His book provides a blueprint for an approach to economic model building that does away with arbitrarily chosen assumptions and is sensitive to the institutional structures of capitalism. In light of the failure of mainstream economics to understand systemic failures like the financial crisis and given the arbitrary character of most assumptions in mainstream models, such an approach is desperately needed.
An Expanded Glossary of Key Terms and Concepts in Mathematics Teaching and Learning
The Language of Mathematics Education: An Expanded Glossary of Key Terms and Concepts in Mathematics Teaching and Learning offers mathematics teachers, mathematics education professionals and students a valuable resource in which common terms are defined and expounded upon in short essay format. The shared vocabulary and terminology relating to mathematics teaching and learning, and used by mathematics educators is an essential component of work conducted in the field.

The authors provide an overview of more than 100 terms commonly used in mathematics teaching and learning. Each term is defined and is followed by a short overview of the concept under discussion that includes several bibliographic references the reader can use for further investigation. In addition to terms specific to the domain of mathematics education, select key terms common across all fields of education (e.g., curriculum, epistemology, metacognition) are included. The goal for this book is to serve as a resource for those entering the field as they navigate the language and terminology of mathematics education and as an asset for more established professionals who wish to gain additional insights into these ideas.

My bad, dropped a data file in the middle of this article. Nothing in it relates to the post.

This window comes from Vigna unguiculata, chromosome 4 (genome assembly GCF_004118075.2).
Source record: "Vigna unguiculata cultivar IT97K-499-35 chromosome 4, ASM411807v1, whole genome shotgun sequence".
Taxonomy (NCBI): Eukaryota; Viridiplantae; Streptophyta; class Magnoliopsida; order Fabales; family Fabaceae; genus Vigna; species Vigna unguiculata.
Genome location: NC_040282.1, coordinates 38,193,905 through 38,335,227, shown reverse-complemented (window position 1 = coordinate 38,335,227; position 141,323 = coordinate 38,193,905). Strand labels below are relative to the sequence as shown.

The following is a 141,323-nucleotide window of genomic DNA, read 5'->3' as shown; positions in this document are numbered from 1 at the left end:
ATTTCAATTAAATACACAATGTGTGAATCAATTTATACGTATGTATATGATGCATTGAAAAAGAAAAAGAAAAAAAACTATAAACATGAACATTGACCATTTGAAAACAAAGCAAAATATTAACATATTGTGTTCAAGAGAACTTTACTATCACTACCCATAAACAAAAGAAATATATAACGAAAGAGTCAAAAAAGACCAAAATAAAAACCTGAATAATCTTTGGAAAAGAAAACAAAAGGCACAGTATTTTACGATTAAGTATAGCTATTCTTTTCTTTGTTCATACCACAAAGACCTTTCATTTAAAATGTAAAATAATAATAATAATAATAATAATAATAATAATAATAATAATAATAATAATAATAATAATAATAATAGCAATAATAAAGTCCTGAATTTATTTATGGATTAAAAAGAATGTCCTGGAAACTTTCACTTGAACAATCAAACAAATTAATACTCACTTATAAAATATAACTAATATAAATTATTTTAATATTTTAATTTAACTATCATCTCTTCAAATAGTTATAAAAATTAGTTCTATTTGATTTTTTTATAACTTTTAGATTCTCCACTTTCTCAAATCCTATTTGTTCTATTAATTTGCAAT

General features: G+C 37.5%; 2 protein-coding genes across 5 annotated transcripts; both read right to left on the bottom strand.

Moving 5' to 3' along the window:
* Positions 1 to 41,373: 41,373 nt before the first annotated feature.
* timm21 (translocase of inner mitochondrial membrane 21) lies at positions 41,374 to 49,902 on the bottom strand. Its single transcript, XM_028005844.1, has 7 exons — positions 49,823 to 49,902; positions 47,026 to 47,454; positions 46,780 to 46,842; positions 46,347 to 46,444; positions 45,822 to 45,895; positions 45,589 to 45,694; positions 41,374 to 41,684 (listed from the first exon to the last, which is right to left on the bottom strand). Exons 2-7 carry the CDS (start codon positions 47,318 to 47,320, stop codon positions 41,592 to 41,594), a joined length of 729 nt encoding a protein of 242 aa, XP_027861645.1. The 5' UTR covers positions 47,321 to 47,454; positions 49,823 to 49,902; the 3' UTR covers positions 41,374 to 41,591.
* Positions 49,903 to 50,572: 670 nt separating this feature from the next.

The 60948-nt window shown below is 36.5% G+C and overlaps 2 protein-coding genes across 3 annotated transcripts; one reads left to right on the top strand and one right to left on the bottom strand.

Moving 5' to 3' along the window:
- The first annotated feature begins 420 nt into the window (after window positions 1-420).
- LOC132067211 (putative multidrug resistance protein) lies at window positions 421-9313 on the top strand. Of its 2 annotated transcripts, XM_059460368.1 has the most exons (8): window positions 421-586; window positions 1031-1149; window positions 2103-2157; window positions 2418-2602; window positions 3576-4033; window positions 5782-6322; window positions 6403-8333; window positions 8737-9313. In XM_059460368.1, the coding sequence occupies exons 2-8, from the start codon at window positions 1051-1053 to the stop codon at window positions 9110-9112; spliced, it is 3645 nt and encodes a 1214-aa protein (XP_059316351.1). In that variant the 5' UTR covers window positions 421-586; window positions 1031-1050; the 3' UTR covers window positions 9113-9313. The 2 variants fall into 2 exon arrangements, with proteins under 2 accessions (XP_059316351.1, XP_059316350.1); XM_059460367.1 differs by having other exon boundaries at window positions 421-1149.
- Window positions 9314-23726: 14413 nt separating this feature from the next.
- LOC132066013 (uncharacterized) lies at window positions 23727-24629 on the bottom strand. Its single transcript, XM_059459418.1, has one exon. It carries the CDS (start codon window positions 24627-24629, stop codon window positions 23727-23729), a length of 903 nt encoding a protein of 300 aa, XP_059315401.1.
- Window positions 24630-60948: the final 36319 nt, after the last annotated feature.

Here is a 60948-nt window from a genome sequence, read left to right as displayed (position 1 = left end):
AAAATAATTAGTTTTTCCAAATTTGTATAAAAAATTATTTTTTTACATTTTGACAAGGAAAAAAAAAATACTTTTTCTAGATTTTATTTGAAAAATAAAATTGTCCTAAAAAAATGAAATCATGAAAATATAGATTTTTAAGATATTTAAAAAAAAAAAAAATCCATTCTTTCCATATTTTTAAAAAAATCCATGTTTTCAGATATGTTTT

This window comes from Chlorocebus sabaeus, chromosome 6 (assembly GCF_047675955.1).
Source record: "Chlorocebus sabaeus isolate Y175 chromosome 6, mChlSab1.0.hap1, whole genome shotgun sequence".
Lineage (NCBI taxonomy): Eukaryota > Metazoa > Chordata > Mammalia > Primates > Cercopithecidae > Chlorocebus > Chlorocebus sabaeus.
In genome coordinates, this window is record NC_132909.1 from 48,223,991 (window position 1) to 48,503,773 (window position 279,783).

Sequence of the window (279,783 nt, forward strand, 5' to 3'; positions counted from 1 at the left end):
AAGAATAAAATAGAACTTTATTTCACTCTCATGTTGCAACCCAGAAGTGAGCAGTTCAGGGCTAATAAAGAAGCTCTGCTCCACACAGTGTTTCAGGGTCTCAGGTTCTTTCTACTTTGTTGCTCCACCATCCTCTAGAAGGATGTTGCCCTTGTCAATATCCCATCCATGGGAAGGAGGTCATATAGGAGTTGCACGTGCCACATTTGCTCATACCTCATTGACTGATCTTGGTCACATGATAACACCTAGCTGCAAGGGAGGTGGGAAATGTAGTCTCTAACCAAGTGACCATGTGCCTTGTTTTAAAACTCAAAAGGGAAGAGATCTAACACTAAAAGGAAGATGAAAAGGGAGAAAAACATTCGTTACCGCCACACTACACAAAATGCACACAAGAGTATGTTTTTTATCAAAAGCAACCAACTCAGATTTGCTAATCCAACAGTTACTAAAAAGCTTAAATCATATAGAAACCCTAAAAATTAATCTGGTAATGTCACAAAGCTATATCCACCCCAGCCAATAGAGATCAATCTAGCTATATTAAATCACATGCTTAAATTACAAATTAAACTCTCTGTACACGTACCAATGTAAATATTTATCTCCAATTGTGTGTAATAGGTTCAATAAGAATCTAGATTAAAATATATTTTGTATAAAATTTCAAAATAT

Elementary School Mathematics Teachers’ Features of Education, Knowledge, Teaching and Personality
Volume Editors: and
The issue of mathematics teaching and its impact on learners' attainments in this subject has continuously been on the public agenda. The anthology of chapters in this book consists of varied up-to-date studies of some of the best mathematics education researchers and mathematics teaching experts, exploring the varied aspects of this essential. The book depicts the elementary school mathematics teachers' world while relating to three aspects which comprise the professional environment of mathematics teachers: Teachers' education and teachers' knowledge, Teaching and Teachers' personality. The chapters are written on a level which addresses and might interest a wide readership: researchers, in-service teachers, pre-service teachers, parents and learners.